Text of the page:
Vinyasa Yoga

Yoga as exercise, Vinyasa is more aerobic and active than other types of yoga, focusing on cardiovascular health, strength and balance, using the breath to move you through your postures and practice.
Vinyasa Yoga
Year founded
circa 1000 BCE

The History of Vinyasa Yoga

Indian teacher Tirumalai Krishnamacharya is credited as being the father of modern yoga and the architect of Vinyasa. Although the practice of Vinyasa-Krama dates back to the Vedic age around a thousand years ago, Krishnamacharya has had the largest influence on how it’s practiced today. The main concept of Vinyasa was to bring together yoga’s different facets, from mudra and meditation to asana and pranayama.

Vinyasa has many forms of yoga used as exercise including Ashtanga Vinyasa Yoga, Power Yoga and Jivamukti Yoga, all deriving from Krishnamacharya's flowing aerobic style.

Developed in the Indian city of Mysore, Vinyasa can be literally translated as ‘arranging something in a special way’, and so students move through a series of poses, also described as vinyasas, linked by the movement of the breath. Vinyasa Flow is the most popular form of Vinyasa Yoga in the UK, and classes are common at most studios. Teacher training is also widely available, usually taught as a 200 hour course.

Vinyasa Yoga

In Vinyasa Yoga the breath acts as an anchor, connecting one posture to the next, and you will move with your breath. Unlike Ashtanga or Bikram Yoga, there is no set sequence to the way you can move between vinyasas and as such, no two classes will ever be the same. Students are encouraged to practice the Ujjayi Breath, inhaling and exhaling through the nose in a slightly constricted and rhythmic manner.

Props are routinely used to help with your alignment from bricks and bolsters to straps. Some teachers will include an element of spirituality to the practice suggesting a dedication at the start of class or guiding meditation in savasana.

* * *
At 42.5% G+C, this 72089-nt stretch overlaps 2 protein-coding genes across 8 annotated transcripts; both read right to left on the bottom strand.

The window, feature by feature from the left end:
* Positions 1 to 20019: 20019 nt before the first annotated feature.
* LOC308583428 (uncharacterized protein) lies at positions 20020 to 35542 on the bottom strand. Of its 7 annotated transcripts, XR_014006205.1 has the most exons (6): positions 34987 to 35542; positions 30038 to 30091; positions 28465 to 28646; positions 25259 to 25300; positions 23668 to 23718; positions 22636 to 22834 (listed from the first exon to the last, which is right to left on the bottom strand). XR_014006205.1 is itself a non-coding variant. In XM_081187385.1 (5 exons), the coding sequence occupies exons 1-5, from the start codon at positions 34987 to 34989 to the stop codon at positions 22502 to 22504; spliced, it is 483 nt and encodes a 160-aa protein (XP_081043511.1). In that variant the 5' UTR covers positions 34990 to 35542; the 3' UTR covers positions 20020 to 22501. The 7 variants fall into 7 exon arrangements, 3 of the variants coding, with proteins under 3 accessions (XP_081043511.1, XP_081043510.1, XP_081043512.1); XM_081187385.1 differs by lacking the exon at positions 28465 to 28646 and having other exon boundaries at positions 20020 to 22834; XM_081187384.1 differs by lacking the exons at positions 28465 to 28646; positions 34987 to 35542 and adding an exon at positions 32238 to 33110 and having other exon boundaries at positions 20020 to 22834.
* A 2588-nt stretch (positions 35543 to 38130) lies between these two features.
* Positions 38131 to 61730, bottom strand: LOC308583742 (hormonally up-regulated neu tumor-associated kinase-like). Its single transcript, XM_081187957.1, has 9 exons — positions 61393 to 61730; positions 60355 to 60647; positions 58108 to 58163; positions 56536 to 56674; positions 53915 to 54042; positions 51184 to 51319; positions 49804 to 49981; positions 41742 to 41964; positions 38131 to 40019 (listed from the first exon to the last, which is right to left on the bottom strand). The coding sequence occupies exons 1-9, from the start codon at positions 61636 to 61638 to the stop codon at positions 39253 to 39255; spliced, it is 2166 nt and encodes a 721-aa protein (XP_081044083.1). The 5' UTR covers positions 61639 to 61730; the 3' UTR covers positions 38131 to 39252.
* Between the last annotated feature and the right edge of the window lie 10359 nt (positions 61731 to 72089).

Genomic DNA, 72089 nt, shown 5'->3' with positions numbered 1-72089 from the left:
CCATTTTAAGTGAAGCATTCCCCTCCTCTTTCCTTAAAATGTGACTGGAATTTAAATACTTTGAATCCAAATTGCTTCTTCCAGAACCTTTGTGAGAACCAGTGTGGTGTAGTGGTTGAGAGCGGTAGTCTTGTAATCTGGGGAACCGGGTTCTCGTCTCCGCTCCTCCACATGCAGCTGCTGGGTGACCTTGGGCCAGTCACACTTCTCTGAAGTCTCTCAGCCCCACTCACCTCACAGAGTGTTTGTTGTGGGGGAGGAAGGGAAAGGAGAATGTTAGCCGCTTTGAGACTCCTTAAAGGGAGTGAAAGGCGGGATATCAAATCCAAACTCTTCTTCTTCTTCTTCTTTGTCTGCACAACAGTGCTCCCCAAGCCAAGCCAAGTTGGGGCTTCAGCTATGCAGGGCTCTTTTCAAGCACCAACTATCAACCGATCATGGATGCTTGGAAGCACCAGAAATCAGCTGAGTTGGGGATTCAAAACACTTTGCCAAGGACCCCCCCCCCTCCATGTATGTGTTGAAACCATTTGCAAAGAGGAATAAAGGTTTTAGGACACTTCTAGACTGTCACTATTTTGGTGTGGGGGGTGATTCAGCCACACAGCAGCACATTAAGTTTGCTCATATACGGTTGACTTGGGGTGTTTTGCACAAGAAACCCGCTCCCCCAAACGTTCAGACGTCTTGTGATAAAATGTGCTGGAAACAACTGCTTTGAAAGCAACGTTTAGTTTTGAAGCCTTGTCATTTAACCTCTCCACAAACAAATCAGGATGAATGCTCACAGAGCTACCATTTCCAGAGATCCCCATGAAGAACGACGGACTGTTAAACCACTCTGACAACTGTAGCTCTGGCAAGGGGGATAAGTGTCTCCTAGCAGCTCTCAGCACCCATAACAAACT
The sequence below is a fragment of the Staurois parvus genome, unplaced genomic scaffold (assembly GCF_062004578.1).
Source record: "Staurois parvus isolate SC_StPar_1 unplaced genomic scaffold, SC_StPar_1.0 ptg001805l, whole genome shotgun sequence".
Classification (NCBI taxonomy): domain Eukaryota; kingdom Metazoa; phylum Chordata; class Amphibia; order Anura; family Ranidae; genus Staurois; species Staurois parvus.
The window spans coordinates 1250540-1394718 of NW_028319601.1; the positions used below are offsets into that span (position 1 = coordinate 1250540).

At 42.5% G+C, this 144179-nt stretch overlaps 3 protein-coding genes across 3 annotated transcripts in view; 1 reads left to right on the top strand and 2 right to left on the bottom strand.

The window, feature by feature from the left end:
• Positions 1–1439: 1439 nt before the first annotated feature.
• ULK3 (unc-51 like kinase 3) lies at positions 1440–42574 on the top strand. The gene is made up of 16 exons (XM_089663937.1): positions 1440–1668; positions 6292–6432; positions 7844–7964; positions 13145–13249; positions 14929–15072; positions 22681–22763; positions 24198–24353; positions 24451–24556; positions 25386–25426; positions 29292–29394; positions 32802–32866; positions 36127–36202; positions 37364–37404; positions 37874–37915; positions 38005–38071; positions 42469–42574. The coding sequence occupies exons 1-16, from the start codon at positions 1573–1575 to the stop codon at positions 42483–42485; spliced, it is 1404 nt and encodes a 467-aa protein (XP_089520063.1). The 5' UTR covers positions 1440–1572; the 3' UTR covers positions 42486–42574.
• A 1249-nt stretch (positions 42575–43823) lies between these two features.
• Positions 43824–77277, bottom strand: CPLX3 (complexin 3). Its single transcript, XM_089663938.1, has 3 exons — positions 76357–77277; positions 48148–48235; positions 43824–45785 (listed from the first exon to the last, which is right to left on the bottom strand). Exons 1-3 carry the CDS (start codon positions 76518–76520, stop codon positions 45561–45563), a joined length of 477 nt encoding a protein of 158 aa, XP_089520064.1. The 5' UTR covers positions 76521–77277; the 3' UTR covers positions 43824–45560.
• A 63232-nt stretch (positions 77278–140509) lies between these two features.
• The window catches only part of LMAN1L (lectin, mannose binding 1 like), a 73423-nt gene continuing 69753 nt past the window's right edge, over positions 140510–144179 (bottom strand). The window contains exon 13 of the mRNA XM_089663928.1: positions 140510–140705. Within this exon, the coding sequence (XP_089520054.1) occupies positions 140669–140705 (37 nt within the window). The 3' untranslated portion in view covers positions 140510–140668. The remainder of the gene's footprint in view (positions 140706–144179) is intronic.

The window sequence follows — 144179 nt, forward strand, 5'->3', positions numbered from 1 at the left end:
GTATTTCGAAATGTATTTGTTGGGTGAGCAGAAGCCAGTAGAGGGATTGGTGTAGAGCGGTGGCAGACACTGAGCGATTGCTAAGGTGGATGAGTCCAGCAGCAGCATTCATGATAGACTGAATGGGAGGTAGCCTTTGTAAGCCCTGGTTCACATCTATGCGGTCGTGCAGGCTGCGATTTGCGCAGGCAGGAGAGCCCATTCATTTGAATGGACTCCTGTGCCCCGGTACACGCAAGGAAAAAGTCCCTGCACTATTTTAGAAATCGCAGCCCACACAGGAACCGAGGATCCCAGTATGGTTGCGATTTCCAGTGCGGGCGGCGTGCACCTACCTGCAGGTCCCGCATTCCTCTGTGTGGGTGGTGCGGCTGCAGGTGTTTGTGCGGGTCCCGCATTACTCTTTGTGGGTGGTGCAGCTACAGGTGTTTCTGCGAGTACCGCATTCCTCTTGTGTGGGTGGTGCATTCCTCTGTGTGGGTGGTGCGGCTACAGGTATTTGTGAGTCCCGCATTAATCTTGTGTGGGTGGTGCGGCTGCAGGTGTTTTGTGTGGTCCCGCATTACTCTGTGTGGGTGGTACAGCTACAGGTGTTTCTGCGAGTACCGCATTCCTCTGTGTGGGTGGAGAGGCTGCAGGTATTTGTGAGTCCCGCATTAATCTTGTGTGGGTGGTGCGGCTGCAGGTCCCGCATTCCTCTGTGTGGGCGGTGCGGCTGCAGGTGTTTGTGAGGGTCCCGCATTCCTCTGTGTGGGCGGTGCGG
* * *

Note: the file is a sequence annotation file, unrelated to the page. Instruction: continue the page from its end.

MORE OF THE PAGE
Who Can Practice?

Vinyasa Flow can be for everybody, however, it does require a slightly higher level of fitness than Yin or Iyengar. If you are new to yoga it's recommended you start with a beginners class so you can learn the basic postures and avoid injury. As well as an aerobic workout which will benefit your cardiovascular health, Vinyasa classes can help improve mobility, flexibility and reduce stress. You will also build strength and balance. By learning to connect with the breath and use it to move through pain and overcome discomfort you will also learn valuable practices in mindfulness and willpower.

Vinyasa Yoga Classes

As Vinyasa Flow classes are very popular you’ll encounter a wide range of different teachers and students. You should wear whatever you feel comfortable and can move in, although these are the classes where you’re likely to see the most branded athletic attire. Socks will be removed. Playlists usually play an integral role in a Vinyasa Flow class and the choice of music will again depend on the teacher, however it’s generally more upbeat than meditative.

You should avoid eating for three hours before class. Water can be taken in to practice and in hot weather you may also want to take a towel if you are prone to sweating. Classes usually last between 60 and 90 minutes.

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